Buyouts: Show ’em the money

Folks who want to trim or reshape the bureaucracy have a simple, relatively inexpensive, tool at hand. At least in Uncle Sam’s biggest civilian operation, the Defense Department.

It’s the new buyout authority that permits the Pentagon to pay workers up to $40,000 to quit or retire. Other agencies are still being held at the $25,000 VSIP (voluntary separation incentive payment) level, which was OK during the Clinton administration but not so much now.

The alternatives — reducing agencies by attrition or using the messy, expensive and disruptive RIF (reduction in force) system — take longer and can be more costly.

Congress and the White House — as they did in the mid 1990s — could extend the $40K buyout to some, or all other agencies. But for now, as per usual, DoD will take the lead.

The question many retirement-age Army, Navy, Air Force and Marine Corps civilians are asking is when? When will Defense start using its new authority?

The buyouts of the 1990s were aimed at and priced for tenured males with veterans preference protection. Clinton officials knew enough about civil service rules to know that a RIF with the then “last hired, first fired” rule would likely wipe out the diversity gains they had made in hiring.

So they came up with buyouts which left a tidy sum (up to $18,000 even after deductions) for shipyard workers, electricians and other employees who were virtually fireproof, but old enough and with enough service (both civil service and military) to retire. And they did, in droves. But that was a long time ago.

If buyouts return en masse at the $40K level, would feds jump at them? That’s definitely possible as the number of workers who meet the age-service requirements for an immediate annuity — with health insurance for life — is growing monthly. Consider this from Ms. T in the DoD:

“Morning Mike,

“I’ve read the below article but am confused on the info about the buyout and the hiring freeze! How does this info affect me since I’m waiting to see if I can be offered more than $25,000 to retire?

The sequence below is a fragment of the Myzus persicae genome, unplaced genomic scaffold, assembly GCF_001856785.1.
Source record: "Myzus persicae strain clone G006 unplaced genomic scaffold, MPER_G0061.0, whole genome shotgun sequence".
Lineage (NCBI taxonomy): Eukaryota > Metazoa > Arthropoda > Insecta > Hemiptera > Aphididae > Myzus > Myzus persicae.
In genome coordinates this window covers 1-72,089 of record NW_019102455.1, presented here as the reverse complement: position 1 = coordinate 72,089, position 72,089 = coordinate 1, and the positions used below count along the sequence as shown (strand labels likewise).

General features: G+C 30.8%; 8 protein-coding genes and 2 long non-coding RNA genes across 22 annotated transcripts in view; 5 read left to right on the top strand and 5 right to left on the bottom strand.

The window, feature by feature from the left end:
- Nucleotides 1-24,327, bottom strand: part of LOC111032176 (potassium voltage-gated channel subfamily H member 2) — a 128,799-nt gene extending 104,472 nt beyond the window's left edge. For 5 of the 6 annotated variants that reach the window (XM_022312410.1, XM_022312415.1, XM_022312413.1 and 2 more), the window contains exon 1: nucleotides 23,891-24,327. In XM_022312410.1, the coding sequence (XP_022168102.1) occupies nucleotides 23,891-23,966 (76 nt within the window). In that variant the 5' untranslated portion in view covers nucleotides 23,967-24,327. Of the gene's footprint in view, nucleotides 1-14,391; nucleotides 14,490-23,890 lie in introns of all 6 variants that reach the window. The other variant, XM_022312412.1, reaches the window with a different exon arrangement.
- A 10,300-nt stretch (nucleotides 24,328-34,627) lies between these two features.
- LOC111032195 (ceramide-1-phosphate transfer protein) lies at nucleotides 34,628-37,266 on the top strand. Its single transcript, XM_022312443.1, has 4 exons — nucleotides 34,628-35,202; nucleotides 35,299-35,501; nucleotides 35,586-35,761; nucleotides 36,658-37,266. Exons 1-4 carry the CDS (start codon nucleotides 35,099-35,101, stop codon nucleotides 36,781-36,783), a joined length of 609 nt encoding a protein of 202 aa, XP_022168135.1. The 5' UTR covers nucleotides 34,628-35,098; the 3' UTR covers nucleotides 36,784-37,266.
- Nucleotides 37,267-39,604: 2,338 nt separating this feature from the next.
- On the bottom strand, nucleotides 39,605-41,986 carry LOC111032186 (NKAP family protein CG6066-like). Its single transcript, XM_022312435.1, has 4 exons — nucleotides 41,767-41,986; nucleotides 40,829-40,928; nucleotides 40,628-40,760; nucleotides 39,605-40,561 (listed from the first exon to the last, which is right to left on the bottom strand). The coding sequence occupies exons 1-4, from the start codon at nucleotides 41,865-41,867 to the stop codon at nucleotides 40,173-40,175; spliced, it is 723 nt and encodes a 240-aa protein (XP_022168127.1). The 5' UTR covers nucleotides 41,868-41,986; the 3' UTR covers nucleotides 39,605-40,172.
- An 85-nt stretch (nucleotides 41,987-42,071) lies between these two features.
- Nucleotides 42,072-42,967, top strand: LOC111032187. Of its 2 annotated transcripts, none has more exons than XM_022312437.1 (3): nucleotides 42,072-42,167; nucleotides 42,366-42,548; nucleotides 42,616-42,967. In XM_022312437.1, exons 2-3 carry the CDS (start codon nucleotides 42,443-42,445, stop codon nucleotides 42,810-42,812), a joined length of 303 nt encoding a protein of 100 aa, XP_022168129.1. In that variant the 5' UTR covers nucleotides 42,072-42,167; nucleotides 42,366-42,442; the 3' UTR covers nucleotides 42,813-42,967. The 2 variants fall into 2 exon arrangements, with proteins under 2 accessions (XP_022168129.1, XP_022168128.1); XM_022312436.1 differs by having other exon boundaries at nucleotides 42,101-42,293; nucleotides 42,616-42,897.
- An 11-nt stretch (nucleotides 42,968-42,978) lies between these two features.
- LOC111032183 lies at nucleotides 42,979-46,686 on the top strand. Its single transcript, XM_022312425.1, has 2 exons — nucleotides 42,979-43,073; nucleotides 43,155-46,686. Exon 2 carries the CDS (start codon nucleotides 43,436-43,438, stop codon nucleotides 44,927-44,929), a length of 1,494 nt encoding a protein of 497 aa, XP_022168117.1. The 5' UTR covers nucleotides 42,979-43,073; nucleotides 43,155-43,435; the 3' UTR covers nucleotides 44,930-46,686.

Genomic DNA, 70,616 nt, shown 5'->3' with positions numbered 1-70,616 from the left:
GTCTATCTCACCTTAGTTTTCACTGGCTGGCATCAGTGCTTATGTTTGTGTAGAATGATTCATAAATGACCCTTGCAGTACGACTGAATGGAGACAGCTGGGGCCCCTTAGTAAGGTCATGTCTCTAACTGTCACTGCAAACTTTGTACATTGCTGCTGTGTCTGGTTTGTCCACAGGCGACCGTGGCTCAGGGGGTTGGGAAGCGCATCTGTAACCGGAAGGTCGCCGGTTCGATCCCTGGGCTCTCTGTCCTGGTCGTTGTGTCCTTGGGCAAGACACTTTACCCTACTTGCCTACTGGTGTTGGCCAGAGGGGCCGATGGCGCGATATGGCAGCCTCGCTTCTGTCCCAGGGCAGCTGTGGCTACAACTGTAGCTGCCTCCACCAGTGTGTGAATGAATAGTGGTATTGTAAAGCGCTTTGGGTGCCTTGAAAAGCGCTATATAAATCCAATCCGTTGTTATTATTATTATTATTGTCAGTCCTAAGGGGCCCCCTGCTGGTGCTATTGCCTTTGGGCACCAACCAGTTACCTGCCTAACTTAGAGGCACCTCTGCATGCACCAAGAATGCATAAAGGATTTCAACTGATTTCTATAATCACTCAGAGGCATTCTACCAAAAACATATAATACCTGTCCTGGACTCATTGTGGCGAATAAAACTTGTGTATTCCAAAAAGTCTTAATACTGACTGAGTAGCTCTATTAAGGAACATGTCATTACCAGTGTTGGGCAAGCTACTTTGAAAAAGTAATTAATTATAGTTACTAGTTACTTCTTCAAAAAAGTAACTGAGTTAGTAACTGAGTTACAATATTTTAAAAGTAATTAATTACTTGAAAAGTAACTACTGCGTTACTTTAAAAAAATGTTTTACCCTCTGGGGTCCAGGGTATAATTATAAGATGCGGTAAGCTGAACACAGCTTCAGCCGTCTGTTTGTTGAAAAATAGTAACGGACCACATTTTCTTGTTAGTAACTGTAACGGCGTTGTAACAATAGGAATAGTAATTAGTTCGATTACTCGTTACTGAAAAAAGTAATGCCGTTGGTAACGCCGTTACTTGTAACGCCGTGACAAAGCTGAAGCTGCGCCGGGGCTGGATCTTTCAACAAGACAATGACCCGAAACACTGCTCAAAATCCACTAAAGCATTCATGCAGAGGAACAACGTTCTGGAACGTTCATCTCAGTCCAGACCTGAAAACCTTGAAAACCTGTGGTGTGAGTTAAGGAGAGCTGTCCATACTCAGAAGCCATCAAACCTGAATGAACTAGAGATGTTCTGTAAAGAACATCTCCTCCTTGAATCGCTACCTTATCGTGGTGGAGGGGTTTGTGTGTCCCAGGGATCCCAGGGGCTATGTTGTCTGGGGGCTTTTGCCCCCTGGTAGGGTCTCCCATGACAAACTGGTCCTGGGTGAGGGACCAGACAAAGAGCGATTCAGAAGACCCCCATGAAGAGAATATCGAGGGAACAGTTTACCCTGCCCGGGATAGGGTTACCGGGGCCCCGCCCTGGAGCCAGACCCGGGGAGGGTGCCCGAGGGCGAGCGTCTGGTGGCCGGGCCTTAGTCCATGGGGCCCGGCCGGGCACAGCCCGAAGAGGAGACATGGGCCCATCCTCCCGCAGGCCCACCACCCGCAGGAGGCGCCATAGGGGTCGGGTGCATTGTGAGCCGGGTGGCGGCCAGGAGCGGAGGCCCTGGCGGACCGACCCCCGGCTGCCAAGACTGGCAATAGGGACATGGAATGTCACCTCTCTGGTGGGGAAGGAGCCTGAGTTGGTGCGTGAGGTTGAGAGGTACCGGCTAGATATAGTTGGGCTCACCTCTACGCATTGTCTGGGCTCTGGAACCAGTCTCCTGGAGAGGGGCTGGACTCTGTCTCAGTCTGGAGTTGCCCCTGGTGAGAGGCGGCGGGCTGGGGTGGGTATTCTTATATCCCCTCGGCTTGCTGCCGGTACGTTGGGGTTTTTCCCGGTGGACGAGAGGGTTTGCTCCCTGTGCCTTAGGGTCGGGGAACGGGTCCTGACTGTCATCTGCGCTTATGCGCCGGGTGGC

I’m ready to leave the federal government but $25,000 really is an insufficient incentive, really. This is what has always been offered but all the taxes break it down to nothing today.

“I looked at my info in the TWMS system and see that under the VSIP tap there is $25,000 … I want to be offered more. For goodness sake, it’s 2017! If Congress is on the brink of making the offer more than $25,000, then I want to hold out until this happens. I am 61, widowed over 10 years and still single and feel that I should be offered more but how does the hiring freeze affect all this?

“Anyone in my shoes would want to be offered more. I’m not desperate, do want to retire, but why shouldn’t I wait to be offered more? People think when it comes to money that us little people should settle for anything but the big wheels are not in our shoes. The POC told me yesterday that the $25,000 is what has always been offered. I really wanted to say this, ‘just because this is what has been offered it doesn’t mean it should be this way again.’ I politely told her that this amount is what was offered back in the day and is not enough now. Am I wrong for waiting?”

The National Defense Authorization Act permits — but doesn’t require — Defense to offer the $40K buyouts. But it gives Defense the authority to say who gets a buyout offer and who doesn’t. And to set the amount. What is likely is that once the buyouts start, other agencies will want to be able to offer the more generous package. And that could trigger the retirement tsunami that has been long predicted, but which never showed up.

Nearly Useless Factoid

By Michael O’Connell

On average, Americans consume 21,917,808 chickens per day.

Source: Reference